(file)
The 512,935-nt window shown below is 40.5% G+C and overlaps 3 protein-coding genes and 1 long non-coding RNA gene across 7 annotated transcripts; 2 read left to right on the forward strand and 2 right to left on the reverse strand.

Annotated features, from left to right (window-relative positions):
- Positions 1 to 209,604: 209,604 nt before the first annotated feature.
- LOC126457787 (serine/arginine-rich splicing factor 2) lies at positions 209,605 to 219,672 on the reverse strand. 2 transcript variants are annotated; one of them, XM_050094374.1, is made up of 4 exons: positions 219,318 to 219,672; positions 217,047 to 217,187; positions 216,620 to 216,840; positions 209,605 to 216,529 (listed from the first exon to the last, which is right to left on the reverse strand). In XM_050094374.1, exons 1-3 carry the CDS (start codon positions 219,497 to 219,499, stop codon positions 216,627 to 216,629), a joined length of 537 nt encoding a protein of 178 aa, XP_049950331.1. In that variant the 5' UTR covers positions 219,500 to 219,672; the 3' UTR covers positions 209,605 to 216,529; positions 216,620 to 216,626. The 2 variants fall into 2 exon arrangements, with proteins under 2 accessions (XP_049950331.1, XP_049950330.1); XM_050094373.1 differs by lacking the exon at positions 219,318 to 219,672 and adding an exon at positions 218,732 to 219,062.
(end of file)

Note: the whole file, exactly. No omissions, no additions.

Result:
The 512,935-nt window shown below is 40.5% G+C and overlaps 3 protein-coding genes and 1 long non-coding RNA gene across 7 annotated transcripts; 2 read left to right on the forward strand and 2 right to left on the reverse strand.

Annotated features, from left to right (window-relative positions):
- Positions 1 to 209,604: 209,604 nt before the first annotated feature.
- LOC126457787 (serine/arginine-rich splicing factor 2) lies at positions 209,605 to 219,672 on the reverse strand. 2 transcript variants are annotated; one of them, XM_050094374.1, is made up of 4 exons: positions 219,318 to 219,672; positions 217,047 to 217,187; positions 216,620 to 216,840; positions 209,605 to 216,529 (listed from the first exon to the last, which is right to left on the reverse strand). In XM_050094374.1, exons 1-3 carry the CDS (start codon positions 219,497 to 219,499, stop codon positions 216,627 to 216,629), a joined length of 537 nt encoding a protein of 178 aa, XP_049950331.1. In that variant the 5' UTR covers positions 219,500 to 219,672; the 3' UTR covers positions 209,605 to 216,529; positions 216,620 to 216,626. The 2 variants fall into 2 exon arrangements, with proteins under 2 accessions (XP_049950331.1, XP_049950330.1); XM_050094373.1 differs by lacking the exon at positions 219,318 to 219,672 and adding an exon at positions 218,732 to 219,062.